I’m starting to get a bit concerned about January. Every year in January, rental inquiry spikes. Anyone who has been around the rental industry knows it and plans around it.
Landlords aim to get their leases to finish at that time to minimise vacancy and maximise rent. Agencies manage holidays around it to handle the influx of inquiry. Local tenants try to have their leases renewed before Christmas to avoid standing in long lines at open homes and missing out.
This wave is fuelled by many factors. The most prominent are students and families moving in time for the start of the school year. Combine this with all of those tenants that have had their seasonal leases expire.
Separately, over the past 12-18 months, a record number of landlords have been selling their investment properties. They are taking advantage of capital price increases against the increase in expenses. These properties are largely selling to homeowners, not investors.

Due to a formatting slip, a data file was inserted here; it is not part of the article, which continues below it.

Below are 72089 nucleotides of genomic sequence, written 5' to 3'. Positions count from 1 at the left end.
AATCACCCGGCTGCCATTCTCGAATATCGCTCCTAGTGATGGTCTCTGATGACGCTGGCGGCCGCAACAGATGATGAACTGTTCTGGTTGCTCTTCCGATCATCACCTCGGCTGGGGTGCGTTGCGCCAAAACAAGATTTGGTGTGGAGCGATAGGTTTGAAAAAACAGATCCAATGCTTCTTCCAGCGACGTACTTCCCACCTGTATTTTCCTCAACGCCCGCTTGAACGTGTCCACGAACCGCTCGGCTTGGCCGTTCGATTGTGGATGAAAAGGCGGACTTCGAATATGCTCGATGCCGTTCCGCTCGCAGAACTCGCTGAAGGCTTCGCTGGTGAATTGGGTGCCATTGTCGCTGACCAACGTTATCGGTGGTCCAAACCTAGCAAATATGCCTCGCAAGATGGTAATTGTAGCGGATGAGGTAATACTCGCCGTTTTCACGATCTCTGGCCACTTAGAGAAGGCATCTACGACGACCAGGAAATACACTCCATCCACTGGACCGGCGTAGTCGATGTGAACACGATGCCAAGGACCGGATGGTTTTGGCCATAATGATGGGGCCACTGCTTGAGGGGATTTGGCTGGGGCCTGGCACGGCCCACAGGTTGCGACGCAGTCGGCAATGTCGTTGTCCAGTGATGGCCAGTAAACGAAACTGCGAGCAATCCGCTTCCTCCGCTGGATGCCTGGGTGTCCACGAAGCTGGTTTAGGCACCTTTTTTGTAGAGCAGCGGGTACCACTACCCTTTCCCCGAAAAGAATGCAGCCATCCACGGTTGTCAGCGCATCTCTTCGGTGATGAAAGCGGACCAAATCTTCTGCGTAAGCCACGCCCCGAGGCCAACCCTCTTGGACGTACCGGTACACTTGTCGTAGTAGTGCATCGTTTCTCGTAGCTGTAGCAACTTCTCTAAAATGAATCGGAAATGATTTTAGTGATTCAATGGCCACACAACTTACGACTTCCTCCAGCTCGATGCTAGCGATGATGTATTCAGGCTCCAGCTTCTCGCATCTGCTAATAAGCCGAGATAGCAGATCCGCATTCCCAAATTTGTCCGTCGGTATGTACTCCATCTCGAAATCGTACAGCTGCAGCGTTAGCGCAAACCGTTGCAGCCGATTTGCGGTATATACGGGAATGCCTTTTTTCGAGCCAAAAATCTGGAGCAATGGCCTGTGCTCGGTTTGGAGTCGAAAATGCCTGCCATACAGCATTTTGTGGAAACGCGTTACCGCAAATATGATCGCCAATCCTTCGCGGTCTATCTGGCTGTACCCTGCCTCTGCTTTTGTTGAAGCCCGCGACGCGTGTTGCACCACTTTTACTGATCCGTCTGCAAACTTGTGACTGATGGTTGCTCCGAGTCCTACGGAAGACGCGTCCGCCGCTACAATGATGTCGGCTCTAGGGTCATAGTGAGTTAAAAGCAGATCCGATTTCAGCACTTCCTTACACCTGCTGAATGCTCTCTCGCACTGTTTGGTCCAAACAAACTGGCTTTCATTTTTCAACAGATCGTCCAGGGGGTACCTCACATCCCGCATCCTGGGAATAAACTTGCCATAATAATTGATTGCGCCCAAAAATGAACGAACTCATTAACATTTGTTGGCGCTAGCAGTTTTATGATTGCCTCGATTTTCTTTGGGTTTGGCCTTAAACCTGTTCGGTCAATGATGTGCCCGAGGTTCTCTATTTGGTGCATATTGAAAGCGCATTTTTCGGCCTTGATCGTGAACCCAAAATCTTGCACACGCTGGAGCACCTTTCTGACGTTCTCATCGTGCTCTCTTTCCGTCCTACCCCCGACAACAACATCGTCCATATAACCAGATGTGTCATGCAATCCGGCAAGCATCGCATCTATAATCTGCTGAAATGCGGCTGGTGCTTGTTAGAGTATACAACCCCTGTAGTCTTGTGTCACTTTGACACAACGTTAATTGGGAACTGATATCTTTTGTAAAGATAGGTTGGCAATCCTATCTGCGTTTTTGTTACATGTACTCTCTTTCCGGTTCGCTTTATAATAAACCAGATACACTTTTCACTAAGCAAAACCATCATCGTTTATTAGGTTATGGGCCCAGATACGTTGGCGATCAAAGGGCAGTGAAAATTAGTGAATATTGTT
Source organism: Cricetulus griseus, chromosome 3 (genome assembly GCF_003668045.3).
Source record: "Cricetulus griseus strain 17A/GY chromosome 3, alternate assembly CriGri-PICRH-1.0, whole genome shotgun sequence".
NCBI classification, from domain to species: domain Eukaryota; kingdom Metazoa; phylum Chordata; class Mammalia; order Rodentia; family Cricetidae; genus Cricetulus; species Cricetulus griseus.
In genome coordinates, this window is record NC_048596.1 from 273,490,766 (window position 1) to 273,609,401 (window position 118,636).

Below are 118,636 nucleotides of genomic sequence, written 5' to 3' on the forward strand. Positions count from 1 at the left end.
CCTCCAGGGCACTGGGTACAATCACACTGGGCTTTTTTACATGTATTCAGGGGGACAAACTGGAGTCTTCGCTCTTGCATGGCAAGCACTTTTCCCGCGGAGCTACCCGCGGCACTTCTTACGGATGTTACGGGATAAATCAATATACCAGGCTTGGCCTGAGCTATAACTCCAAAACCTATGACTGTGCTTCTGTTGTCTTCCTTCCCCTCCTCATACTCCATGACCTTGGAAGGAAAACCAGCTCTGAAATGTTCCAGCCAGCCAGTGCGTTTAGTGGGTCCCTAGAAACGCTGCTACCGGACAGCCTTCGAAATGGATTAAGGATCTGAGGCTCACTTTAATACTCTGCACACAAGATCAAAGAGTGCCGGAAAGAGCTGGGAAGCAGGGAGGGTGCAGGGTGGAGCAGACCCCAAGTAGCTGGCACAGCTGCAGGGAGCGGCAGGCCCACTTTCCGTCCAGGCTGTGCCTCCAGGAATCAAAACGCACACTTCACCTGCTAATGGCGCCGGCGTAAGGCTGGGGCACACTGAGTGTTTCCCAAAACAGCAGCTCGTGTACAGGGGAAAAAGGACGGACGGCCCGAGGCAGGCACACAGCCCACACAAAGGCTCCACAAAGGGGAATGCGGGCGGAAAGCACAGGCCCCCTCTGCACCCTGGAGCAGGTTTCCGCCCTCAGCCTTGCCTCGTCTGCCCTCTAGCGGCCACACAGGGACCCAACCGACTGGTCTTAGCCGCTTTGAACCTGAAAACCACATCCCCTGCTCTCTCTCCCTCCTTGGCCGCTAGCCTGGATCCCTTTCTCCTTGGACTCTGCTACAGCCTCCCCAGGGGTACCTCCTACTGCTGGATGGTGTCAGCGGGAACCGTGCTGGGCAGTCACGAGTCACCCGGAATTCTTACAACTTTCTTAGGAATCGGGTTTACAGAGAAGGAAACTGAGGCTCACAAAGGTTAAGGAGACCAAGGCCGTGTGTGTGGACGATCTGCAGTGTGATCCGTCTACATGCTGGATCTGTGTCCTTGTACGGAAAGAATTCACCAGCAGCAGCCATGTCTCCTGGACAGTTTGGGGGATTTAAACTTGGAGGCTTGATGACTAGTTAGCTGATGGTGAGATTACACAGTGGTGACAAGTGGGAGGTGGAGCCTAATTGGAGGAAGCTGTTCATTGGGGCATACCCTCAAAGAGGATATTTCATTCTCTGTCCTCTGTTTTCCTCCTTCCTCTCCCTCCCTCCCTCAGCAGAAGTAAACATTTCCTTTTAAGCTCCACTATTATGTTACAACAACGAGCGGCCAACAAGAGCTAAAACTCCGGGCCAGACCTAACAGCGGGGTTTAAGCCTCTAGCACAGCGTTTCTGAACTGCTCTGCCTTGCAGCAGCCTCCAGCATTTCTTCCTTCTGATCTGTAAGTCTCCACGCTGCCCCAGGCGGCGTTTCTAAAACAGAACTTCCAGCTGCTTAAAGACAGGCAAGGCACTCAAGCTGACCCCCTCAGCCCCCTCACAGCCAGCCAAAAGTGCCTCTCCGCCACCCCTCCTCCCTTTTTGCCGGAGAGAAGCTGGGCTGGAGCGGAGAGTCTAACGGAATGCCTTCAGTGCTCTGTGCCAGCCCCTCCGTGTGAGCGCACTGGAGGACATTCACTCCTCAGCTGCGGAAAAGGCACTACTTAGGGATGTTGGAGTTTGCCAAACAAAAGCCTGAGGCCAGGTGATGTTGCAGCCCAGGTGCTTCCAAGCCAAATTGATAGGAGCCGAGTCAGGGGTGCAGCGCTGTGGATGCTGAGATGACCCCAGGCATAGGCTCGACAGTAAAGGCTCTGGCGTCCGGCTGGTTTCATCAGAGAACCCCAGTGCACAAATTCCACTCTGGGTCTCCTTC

Now consider all of these factors and imagine how big the wave of new tenants will be next January given how strong interstate migration has been this year. Consider how many properties have been removed from the rental market. This all leads to a major intersection of the supply versus demand lanes. Unless there are some new properties in the market, a spike in rents in January and record low vacancy rates seems like an inevitability.
Haesley Cush I This article is from the September 24th issue of The Courier Mail Digital Edition. To subscribe, visit https://www.couriermail.com.au/